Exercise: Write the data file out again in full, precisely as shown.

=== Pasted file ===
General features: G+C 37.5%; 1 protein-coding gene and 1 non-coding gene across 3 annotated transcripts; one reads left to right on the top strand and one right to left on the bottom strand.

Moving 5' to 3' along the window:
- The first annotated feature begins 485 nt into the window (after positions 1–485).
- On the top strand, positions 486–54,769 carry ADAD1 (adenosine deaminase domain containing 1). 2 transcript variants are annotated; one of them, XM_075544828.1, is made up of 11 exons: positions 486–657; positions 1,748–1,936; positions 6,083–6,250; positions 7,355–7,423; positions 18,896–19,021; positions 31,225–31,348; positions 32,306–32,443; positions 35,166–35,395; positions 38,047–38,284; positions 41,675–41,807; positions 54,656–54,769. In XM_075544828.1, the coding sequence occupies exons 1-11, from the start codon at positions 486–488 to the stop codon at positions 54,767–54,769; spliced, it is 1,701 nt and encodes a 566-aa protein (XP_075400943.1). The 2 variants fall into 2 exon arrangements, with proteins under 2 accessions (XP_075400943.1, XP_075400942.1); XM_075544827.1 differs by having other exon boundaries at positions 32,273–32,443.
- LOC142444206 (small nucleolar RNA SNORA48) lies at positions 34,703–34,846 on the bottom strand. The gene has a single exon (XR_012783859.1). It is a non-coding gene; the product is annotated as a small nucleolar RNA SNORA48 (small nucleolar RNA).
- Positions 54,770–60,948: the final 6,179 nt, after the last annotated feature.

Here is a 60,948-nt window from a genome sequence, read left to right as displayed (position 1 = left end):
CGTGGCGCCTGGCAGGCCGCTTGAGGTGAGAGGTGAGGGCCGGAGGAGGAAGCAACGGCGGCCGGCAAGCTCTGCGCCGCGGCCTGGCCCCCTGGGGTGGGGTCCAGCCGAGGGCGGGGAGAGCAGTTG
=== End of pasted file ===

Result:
General features: G+C 37.5%; 1 protein-coding gene and 1 non-coding gene across 3 annotated transcripts; one reads left to right on the top strand and one right to left on the bottom strand.

Moving 5' to 3' along the window:
- The first annotated feature begins 485 nt into the window (after positions 1–485).
- On the top strand, positions 486–54,769 carry ADAD1 (adenosine deaminase domain containing 1). 2 transcript variants are annotated; one of them, XM_075544828.1, is made up of 11 exons: positions 486–657; positions 1,748–1,936; positions 6,083–6,250; positions 7,355–7,423; positions 18,896–19,021; positions 31,225–31,348; positions 32,306–32,443; positions 35,166–35,395; positions 38,047–38,284; positions 41,675–41,807; positions 54,656–54,769. In XM_075544828.1, the coding sequence occupies exons 1-11, from the start codon at positions 486–488 to the stop codon at positions 54,767–54,769; spliced, it is 1,701 nt and encodes a 566-aa protein (XP_075400943.1). The 2 variants fall into 2 exon arrangements, with proteins under 2 accessions (XP_075400943.1, XP_075400942.1); XM_075544827.1 differs by having other exon boundaries at positions 32,273–32,443.
- LOC142444206 (small nucleolar RNA SNORA48) lies at positions 34,703–34,846 on the bottom strand. The gene has a single exon (XR_012783859.1). It is a non-coding gene; the product is annotated as a small nucleolar RNA SNORA48 (small nucleolar RNA).
- Positions 54,770–60,948: the final 6,179 nt, after the last annotated feature.

Here is a 60,948-nt window from a genome sequence, read left to right as displayed (position 1 = left end):
CGTGGCGCCTGGCAGGCCGCTTGAGGTGAGAGGTGAGGGCCGGAGGAGGAAGCAACGGCGGCCGGCAAGCTCTGCGCCGCGGCCTGGCCCCCTGGGGTGGGGTCCAGCCGAGGGCGGGGAGAGCAGTTG